In short, when we decided that we wanted our son to begin school in England at compulsory school age and not before, our 'request' for this to happen opened a huge can of worms.... that ultimately led to summerbornchildren.org
Being 'summer born' in England (in legal terms, born between April 1st and August 31st) means, in theory at least, a child can start school in one of two different academic years, depending on whether the parent wants them to commence their education before or at the law's prescribed deadline.
This is something readers from countries like Canada, America and even Scotland might be familiar with, but in England the 'norm' or what's 'normal' is for all children to start school at age 4 - despite professing to be a country with a compulsory school age of 'the term following a child's 5th birthday'.
Most parents who dare to fight for a school start in the September when their child is age 5 often face insurmountable opposition from schools and/or local authorities, and even the 'lucky' ones who do succeed in securing a Reception (Kindergarten) class start at age 5 for their summer born child live in fear of their being forced to 'skip' a year later on in primary school or upon entry to secondary school.
And yes, this really does happen to children in England - and also to children who move to England from overseas with a date of birth that falls within a different 'chronological age group' than the country they've moved from.
In practice, it means these children lose a year of their education, and even children with English as a second language are shoehorned into strictly enforced 12-month teaching 'batches' [September 1st - August 31st]. And should Special Educational Needs money need to be thrown at any subsequent problems these children may face, this approach is still considered preferable to 'opening the floodgates' and having too many children floating around in the 'wrong' year group.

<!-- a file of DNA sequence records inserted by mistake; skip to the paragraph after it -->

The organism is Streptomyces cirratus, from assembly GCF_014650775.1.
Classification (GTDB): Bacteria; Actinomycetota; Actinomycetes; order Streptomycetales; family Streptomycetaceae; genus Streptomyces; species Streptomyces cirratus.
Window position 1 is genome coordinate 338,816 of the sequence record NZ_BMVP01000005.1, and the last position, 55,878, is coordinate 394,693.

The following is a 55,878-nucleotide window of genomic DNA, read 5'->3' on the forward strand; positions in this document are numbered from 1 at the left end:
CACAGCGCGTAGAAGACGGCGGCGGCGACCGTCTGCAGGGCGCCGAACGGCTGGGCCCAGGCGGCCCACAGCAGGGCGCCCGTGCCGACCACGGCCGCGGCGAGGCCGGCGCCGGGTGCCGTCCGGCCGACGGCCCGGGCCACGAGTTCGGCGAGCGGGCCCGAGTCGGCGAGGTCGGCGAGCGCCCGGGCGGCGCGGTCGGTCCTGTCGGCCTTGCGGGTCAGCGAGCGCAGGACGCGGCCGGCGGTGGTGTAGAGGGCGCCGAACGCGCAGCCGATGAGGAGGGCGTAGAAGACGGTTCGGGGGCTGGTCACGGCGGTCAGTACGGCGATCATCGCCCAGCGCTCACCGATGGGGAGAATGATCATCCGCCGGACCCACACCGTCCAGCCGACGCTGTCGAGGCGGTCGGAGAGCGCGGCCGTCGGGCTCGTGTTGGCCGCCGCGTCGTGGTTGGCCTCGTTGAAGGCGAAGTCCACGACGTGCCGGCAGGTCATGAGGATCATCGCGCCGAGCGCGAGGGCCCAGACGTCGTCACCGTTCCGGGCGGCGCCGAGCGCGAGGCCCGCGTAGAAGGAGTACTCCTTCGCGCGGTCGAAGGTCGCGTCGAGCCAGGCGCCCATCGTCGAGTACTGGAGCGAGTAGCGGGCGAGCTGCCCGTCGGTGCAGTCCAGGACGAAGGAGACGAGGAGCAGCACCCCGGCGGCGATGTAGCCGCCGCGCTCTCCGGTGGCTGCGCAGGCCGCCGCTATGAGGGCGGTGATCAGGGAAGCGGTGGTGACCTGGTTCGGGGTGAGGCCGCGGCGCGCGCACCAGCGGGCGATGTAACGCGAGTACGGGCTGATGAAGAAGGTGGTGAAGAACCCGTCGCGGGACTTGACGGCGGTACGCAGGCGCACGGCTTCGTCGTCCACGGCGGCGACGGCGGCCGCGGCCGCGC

The words unjust, illogical, inconsistent and ideological come to mind.... As do the need for greater flexibility, autonomy, freedom of choice and focus on an individual's best interests...
But wait, in what context have I come across these terms before?
Policy makers too afraid of changing the status quo, too afraid that if they allow a minority of people to do something, too many others might follow; a misconceived perception of what this 'different' choice might cost financially (despite evidence that this choice is more cost-effective in the long-term); and favoring what's 'normal' regardless of the risks and/or outcome for the individual.